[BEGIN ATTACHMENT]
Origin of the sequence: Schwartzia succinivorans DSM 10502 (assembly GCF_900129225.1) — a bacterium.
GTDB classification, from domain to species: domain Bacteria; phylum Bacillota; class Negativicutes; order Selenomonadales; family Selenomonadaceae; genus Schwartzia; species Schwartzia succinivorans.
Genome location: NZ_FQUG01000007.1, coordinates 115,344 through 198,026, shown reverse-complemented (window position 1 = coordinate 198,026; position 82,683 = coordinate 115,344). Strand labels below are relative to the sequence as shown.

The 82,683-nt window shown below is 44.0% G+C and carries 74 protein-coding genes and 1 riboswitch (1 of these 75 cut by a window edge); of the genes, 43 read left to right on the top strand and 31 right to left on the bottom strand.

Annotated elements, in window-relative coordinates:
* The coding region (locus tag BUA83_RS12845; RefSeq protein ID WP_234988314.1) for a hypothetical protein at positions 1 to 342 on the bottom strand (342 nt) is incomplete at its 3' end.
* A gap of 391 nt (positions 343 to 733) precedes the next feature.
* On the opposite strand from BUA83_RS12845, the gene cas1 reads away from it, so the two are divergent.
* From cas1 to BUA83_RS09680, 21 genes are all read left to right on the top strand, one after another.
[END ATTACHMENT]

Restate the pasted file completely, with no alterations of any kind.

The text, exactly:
Origin of the sequence: Schwartzia succinivorans DSM 10502 (assembly GCF_900129225.1) — a bacterium.
GTDB classification, from domain to species: domain Bacteria; phylum Bacillota; class Negativicutes; order Selenomonadales; family Selenomonadaceae; genus Schwartzia; species Schwartzia succinivorans.
Genome location: NZ_FQUG01000007.1, coordinates 115,344 through 198,026, shown reverse-complemented (window position 1 = coordinate 198,026; position 82,683 = coordinate 115,344). Strand labels below are relative to the sequence as shown.

The 82,683-nt window shown below is 44.0% G+C and carries 74 protein-coding genes and 1 riboswitch (1 of these 75 cut by a window edge); of the genes, 43 read left to right on the top strand and 31 right to left on the bottom strand.

Annotated elements, in window-relative coordinates:
* The coding region (locus tag BUA83_RS12845; RefSeq protein ID WP_234988314.1) for a hypothetical protein at positions 1 to 342 on the bottom strand (342 nt) is incomplete at its 3' end.
* A gap of 391 nt (positions 343 to 733) precedes the next feature.
* On the opposite strand from BUA83_RS12845, the gene cas1 reads away from it, so the two are divergent.
* From cas1 to BUA83_RS09680, 21 genes are all read left to right on the top strand, one after another.